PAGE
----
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E-M:/ Senator Levin's S. 981

Enviro-Mich message from Joy Strawser <mec@voyager.net>

Dear Friends of the Environment:

Senator Carl Levin is cosponsoring S.981 with Sen. Fred Thompson
(R-Tennessee), the "Regulatory Improvement Act." This bill strikes at
heart of all government rules. IT AFFECTS ALL ENVIRONMENTAL, FOOD
ALREADY ON THE BOOKS. This bill would make it much harder for government
agencies to protect the public by encumbering decision-making on all
existing and proposed rules with new red tape and allowing industry
scientists to suppress new protections in a secret "peer review"

Senator Levin has often been a friend to the environment, labor and
consumers. However, this time he is leading a fight that is in direct
opposition to all these interests. In fact his reputation is particulary
useful for the industries who are behind this effort. 

Sens. Thompson and Levin recently introduced a substitute to S.981,
which in
several notable ways is worse than the original. A second hearing on the
Thompson/Levin regulatory "reform" bill is expected to be held on Feb.
24 or
25.  And very soon after--likely the following Tuesday, March 3-- it
will be
moved on to markup.

A sign-on letter from organizations opposing the Thompson/Levin
follows this message, as does a fact sheet detailing some of the changes
that have been made from the original bill. If you represent an
organization and wish to sign on to the Citizens For Sensible Safeguards
(coalition) letter, please
contact Reece Rushing by email at rushingr@rtk.net or phone at
and give your name,organization and phone number.

We are asking all concerned individuals to do the following:

1) Contact Senator Levin's office immediately at:

459 Russell Senate Office Buiding
Washington, D.C. 20510
(202) 224-6221
FAX: (202) 224-1388

2)Send a letter to the editor of your local paper

3) If you or a member of your family belongs to a labor union, use union
mechanisms to alert others. (The AFL-CIO is opposing S 981)

4) Attend public field meetings with Senator Levin in the Grand Rapids
and Detroit areas.  Please contact Clean Water Action at (517) 337-4447
for more information.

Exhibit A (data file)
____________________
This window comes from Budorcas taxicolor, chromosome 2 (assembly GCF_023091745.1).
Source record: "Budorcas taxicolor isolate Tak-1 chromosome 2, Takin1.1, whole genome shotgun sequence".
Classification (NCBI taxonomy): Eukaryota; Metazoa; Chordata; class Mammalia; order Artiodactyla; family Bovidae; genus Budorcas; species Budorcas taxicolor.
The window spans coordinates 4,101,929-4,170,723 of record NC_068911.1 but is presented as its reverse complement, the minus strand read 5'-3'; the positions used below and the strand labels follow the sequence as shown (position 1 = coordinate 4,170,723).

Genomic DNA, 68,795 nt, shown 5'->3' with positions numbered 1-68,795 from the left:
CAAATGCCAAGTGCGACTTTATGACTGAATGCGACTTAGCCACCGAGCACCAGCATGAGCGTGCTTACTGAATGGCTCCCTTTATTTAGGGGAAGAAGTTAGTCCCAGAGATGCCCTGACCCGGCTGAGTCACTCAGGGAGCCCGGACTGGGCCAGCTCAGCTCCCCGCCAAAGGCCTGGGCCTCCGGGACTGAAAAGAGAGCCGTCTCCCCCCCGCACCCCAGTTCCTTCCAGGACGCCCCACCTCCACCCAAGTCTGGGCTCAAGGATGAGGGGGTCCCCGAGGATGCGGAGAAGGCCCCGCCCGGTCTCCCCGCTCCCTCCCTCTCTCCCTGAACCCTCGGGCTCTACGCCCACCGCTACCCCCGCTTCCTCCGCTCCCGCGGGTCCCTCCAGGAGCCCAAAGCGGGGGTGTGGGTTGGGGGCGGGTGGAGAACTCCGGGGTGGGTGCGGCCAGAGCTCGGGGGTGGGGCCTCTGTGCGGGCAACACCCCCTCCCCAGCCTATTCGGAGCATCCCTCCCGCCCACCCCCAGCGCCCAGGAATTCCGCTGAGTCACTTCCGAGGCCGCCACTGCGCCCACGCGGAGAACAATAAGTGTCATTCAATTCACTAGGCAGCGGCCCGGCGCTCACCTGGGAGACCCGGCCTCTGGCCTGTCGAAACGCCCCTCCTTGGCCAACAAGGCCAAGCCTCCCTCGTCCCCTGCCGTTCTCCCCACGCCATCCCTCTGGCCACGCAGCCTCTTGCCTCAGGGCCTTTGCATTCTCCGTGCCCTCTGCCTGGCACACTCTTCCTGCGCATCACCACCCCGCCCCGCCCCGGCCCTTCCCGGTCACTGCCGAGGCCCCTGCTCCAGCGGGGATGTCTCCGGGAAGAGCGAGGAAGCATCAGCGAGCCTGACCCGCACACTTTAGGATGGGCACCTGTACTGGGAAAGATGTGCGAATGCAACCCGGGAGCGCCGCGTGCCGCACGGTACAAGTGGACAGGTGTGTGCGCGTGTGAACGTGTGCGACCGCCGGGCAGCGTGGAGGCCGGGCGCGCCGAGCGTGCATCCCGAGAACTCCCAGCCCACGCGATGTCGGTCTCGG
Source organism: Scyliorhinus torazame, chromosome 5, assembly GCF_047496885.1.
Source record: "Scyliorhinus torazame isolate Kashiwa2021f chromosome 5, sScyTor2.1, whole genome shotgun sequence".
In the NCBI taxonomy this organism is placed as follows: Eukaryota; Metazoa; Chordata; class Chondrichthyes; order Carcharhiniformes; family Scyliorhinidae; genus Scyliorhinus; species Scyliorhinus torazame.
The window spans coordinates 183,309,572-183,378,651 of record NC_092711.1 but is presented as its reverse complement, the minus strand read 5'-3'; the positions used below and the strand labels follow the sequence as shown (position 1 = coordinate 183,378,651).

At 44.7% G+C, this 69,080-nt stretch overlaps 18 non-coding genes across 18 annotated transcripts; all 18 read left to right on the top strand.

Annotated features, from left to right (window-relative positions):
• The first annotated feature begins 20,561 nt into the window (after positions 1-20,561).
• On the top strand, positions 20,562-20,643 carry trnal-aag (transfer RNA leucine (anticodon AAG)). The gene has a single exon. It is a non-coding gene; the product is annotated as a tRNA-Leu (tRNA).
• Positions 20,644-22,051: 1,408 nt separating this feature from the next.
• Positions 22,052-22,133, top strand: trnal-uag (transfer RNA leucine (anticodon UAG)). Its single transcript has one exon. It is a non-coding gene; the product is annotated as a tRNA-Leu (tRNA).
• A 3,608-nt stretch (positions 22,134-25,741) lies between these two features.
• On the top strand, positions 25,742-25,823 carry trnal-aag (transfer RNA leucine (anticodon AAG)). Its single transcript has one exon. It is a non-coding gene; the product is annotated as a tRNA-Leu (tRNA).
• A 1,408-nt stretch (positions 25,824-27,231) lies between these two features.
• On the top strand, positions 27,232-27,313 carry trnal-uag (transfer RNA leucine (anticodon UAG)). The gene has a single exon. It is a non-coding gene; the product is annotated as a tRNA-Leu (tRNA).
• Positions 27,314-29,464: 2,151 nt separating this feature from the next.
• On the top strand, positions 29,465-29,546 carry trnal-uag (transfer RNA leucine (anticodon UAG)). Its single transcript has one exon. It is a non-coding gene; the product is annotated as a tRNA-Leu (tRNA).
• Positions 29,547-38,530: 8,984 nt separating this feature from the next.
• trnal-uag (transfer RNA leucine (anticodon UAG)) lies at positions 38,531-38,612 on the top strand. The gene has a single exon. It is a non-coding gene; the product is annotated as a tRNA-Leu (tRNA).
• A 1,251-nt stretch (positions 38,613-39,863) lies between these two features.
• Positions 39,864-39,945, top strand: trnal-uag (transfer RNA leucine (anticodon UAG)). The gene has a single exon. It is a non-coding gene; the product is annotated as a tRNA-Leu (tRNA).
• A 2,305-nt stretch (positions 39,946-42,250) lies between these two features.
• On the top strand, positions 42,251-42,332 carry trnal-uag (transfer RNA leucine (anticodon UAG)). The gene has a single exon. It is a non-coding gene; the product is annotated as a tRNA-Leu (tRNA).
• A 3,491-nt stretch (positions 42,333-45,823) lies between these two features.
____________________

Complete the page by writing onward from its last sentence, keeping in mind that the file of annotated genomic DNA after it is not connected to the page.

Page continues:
More information follows below.

Thank You.

Lana Pollack
President, Michigan Environmental Council

February 1998

Dear Senator:

As leaders of many of America's largest health, safety, consumer,
environmental, and worker protection organizations, representing more
than 20 million Americans, we write to urge you to oppose S. 981, the
"Regulatory Improvement Act," and the proposed substitute vehicle for
that legislation, released by Senator Thompson on February 4, 1998.

As you may know, many citizens as well as health, safety, and
environmental organizations have vigorously objected to S. 981 because
it would make it much harder for government agencies to protect the
public.  While the bill's sponsors assert the new substitute corrects
the major flaws in the bill, we do not agree.  Indeed, in a number
specific respects discussed in the attached analysis, the substitute
bill increases the difficulties that agencies would face in attempting
to safeguard the public.  The bill, if enacted, would severely damage
the government's ability to protect us all from serious harm to our
health, safety, and the environment.  For these reasons we urge you to
oppose its passage.

The substitute would hamstring health, safety, and environmental
agencies and threaten the public in five major ways.  The bill would:  

∑ Delay agency decision-making with new red tape that creates a thicket
of complex procedures for adopting new protective rules;

∑ Create major new opportunities for regulated interests to attack
protective rules in the courts;

∑ Establish a sweeping, time-consuming program allowing industry
scientists to suppress new protections in a secret "peer review"

∑ Prevent agencies from addressing current threats by diverting scarce
resources to unnecessary mandatory reviews of thousands of existing
safeguards, without regard to the need for such review; and

∑ Place a priority on reducing compliance costs for regulated industries
rather than achieving needed protections.

These provisions of the substitute bill, separately and in combination,
would harm the publicís interest in safe food, safe water, safe
workplaces and a healthy environment by creating tests that emphasize
costs rather than safety, procedures that delay action, new tools for
lawyers to attack rules in court, unfair review panels, and impossible
demands to review existing rules that have been critical to progress we
have made in improving the quality of life over the last 25 years.  We
therefore respectfully urge you to oppose this legislation.



Ensnaring new safeguards in thickets of complex procedures that will
cause further delay.   Under the substitute, new major protective rules
cannot be adopted until the agency successfully completes a battery of
lengthy and complex  analyses, all of which provide repeated
opportunities for regulated interests to exaggerate the costs of
safeguards and understate the threats the agency seeks to address.  For
rules that address health, safety, and environmental threats (as well as
any rule that OMB chooses), the agency must first work through a risk
assessment process with numerous opportunities for delay (Sec. 624). 
Before beginning its risk assessment, the agency must issue advance
notice of its intentions and solicit risk data from the "public" (nearly
always the regulated interests).  As it carries out its risk assessment
each agency must subject the assessment to "peer review" (Sec. 625) and
must continually revise the bases for its risk conclusions as it
receives information from commenters.  Agencies would be placed on a
risk assessment treadmill, continually revising estimates based on peer
review and industry comments, delaying protective action for years.